Pooja is a unique way in which a Hindu communicates with his god. This may involve a silent meditation or a loud chanting of mantras with or without offerings to the god. Common offerings to the god during a pooja include flowers, incense, light (Deepa), food items (Naivedya), and sandalwood paste. These offerings are said to represent the five elements of space, air, fire, water, and earth.
A puja is believed to harness cosmic energy to achieve material or spiritual goals. Certain pujas, such as the Satyanarayan Puja, may be performed for a specific occasion such as a festival or a housewarming ceremony. Usually either a priest or the eldest member of a family performs the puja. However, there are no specific rules that determine who can perform a puja.
Pujas are performed after a bath. Early morning is considered auspicious for daily pujas though an astrologer may be consulted to select an auspicious time for some special pujas. In addition, certain rituals may be performed on certain days, depending on which deity is to be propitiated. Every year, traditional festivals based on elaborate pujas such as Durga Puja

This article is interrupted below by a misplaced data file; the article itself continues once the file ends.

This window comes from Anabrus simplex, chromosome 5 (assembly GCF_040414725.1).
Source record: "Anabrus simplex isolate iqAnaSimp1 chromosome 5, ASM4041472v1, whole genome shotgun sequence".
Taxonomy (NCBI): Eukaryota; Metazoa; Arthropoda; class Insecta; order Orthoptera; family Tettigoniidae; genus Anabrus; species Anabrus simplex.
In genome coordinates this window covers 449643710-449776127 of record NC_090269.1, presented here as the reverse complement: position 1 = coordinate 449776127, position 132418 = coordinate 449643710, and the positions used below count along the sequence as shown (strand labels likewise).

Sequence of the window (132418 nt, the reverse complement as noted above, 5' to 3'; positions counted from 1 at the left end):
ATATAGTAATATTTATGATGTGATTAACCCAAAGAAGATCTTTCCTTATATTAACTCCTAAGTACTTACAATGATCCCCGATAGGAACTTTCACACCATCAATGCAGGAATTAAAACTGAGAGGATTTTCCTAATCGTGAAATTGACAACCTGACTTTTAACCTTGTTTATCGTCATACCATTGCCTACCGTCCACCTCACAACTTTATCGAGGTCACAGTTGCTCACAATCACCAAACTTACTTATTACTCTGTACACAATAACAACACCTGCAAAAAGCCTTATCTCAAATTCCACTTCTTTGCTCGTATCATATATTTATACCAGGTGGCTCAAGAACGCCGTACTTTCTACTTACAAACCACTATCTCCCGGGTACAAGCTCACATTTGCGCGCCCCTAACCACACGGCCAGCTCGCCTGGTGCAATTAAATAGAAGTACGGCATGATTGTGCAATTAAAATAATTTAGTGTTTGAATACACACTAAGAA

The way a puja is performed may differ but typically includes the following practices:
Different meditation techniques such as visualising the form of the deity with eyes closed and hands pressed together in the namaste gesture.
Sanskrit mantras or sacred sounds are chanted. Sometimes, the different names of the deity are also repeated. It is believed that the resonant effect of the mantras helps to harness cosmic energy.
The idol may be bathed in water or milk and anointed with chandan (sandalwood paste).
Fruits, leaves, flowers, water, rice, and betel nuts are offered to the deity. Food offered to the deity is mostly vegetarian though certain fringe sects offer meat, alcohol, and other articles that are considered unholy by orthodox Hindus. As with many Hindu practices, even the food items have symbolic value. A coconut, for example, represents the ego that must be "broken" in order to come closer to God.